Federal Reserve Raises Interest Rates By 0.5% For First Time In More Than 2 Decades

Zinger Key Points
  • All 10 Fed members voted unanimously for the 0.5% hike.

The Federal Reserve raised its target fed funds rate by 0.5% on Wednesday to a new range of between 0.75% and 1.0%, its first rate hike of at least half a percentage point in more than 20 years. The Fed also said it will begin reducing the size of its balance sheet starting on June 1.

“Inflation remains elevated, reflecting supply and demand imbalances related to the pandemic, higher energy prices, and broader price pressures,” the Fed said in a statement.

The Fed also reassured investors that job gains have been strong and the unemployment rate has declined, but noted the war in Ukraine has created significant U.S. economic uncertainty.

The statement comes after the U.S. added 431,000 jobs in March, below the 490,000 jobs economists were expecting. Wage growth was up 5.6% in the month, and the U.S. unemployment rate fell to 3.6%.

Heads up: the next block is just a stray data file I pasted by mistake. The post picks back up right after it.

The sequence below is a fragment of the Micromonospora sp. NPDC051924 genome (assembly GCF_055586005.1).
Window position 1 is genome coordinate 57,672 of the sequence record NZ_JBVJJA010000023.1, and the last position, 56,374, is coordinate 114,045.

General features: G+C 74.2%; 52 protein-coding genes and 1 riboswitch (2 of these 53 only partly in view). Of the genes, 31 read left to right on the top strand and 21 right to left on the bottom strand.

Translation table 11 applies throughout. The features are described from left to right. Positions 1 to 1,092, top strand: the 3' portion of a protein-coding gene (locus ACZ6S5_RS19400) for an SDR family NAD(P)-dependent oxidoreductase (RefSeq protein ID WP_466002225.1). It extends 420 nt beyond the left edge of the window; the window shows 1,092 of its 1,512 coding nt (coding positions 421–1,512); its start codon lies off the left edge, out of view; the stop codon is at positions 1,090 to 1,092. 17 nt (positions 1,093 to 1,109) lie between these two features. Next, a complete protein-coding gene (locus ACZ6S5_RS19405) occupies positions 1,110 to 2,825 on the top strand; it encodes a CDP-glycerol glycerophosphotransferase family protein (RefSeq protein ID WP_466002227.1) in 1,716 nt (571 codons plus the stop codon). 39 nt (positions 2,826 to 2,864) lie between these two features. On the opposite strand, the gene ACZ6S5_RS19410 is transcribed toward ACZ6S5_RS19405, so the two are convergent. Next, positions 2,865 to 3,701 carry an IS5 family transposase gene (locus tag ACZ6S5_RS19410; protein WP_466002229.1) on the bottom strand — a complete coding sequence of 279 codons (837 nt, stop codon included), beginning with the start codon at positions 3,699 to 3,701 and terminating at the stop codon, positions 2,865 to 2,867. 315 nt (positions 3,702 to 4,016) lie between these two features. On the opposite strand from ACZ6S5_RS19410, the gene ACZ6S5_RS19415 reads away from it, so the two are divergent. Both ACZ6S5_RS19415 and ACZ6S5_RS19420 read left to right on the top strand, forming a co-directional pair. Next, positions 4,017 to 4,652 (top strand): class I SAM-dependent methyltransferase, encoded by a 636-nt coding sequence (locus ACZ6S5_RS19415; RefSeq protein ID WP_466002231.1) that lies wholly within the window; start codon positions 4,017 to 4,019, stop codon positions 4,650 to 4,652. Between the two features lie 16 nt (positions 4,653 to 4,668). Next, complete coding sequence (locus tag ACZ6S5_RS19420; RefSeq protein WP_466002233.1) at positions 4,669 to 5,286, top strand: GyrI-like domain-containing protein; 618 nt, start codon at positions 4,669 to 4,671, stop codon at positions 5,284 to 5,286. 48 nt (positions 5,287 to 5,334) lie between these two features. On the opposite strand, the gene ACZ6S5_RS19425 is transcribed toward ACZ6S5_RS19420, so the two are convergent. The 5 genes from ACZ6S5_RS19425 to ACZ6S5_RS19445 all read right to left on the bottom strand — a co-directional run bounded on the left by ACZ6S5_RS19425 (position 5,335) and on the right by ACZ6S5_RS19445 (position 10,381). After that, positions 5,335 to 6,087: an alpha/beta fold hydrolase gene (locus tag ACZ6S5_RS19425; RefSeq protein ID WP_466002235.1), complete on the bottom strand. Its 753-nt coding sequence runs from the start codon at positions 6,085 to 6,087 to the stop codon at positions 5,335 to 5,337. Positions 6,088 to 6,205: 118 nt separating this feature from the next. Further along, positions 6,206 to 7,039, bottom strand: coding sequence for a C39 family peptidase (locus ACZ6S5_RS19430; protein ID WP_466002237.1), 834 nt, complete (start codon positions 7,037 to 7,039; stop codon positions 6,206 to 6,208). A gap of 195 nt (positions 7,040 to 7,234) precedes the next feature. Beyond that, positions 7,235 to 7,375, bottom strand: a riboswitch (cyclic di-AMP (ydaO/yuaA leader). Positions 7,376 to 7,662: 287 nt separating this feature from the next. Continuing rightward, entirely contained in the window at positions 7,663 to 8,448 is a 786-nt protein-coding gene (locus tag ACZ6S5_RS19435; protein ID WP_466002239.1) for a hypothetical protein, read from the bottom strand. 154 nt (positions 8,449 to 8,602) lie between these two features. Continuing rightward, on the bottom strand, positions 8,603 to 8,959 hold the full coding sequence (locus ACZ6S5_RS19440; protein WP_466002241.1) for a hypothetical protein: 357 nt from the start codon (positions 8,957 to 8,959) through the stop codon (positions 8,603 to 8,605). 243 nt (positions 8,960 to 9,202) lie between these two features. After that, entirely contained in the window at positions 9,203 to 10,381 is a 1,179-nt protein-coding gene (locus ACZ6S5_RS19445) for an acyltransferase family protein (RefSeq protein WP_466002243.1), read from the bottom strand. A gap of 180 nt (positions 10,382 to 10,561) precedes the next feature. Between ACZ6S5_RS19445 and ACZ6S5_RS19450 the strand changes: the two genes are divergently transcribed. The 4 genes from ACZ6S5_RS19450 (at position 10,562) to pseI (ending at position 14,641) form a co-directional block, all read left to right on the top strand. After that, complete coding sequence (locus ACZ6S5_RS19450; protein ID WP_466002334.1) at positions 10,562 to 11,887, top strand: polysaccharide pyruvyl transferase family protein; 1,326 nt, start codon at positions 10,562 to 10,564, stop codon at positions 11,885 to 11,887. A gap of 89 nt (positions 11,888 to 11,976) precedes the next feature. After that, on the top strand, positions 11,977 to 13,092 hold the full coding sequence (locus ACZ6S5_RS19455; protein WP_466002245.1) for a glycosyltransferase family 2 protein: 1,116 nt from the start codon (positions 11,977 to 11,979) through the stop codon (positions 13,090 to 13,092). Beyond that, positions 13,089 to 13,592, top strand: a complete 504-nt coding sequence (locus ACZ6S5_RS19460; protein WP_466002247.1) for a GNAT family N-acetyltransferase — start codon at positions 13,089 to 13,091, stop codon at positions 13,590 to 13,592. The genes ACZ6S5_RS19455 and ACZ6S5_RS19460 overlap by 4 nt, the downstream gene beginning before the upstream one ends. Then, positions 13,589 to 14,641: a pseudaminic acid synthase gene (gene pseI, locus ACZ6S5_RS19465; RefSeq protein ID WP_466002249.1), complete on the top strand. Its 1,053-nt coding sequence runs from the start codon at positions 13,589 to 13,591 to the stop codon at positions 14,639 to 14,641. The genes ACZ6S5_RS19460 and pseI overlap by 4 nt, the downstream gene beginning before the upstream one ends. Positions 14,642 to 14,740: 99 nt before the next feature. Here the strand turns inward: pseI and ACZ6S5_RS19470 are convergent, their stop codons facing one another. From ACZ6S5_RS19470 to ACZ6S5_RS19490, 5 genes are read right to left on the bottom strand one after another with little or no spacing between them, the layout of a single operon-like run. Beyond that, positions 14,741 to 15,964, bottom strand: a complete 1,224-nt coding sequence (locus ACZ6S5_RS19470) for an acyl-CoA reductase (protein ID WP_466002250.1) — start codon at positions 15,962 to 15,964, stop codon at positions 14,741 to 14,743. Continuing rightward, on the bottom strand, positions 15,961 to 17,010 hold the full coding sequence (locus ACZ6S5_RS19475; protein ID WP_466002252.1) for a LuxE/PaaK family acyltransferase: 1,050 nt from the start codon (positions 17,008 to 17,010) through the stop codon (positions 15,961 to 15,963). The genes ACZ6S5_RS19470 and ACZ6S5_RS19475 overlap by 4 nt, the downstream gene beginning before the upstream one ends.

All 10 Fed members voted unanimously for the 0.5% hike.

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The Consumer Price Index (CPI) was up 8.5% in March, the highest inflation reading since 1981. The bond market currently projects a 77.2% chance the fed funds rate will rise at least another 2.25% by the end of the year.

Voices From The Street: Quincy Krosby, Chief Equity Strategist for LPL Financial, said the initial market reaction to the rate hike is not surprising.

"The FOMC delivered what it had promised in terms of the rate hike and the balance sheet taper --- and markets are reacting accordingly," Krosby said.

John Lynch, Chief Investment Officer for Comerica Wealth Management, said the Fed has an opportunity for aggressive quantitative tightening in coming months.

"The Fed can send a message about the intensity of their fight against inflation, but also have securities maturing in the $150 billion range these next few months," Lynch said.

Cliff Hodge, Chief Investment Officer for Cornerstone Wealth, said the Fed didn't drop any major bombshells, and the path for quantitative tightening may even be more dovish than some economists expected.

"Overall about as dovish as could be expected while still showing that the Fed is serious about fighting inflation," Hodge said.

Markets React: The SPDR S&P 500 ETF Trust SPY traded higher by 0.7% after the Fed announcement. The yield on 10-year U.S. Treasury bonds increased slightly on Wednesday to 2.97%, up 0.012% on the day.

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Posted In: NewsBondsEcon #sTop StoriesFederal ReserveMarketsCliff HodgeComerica Wealth ManagementCornerstone WealthJohn LynchLPL FinancialQuincy Krosby
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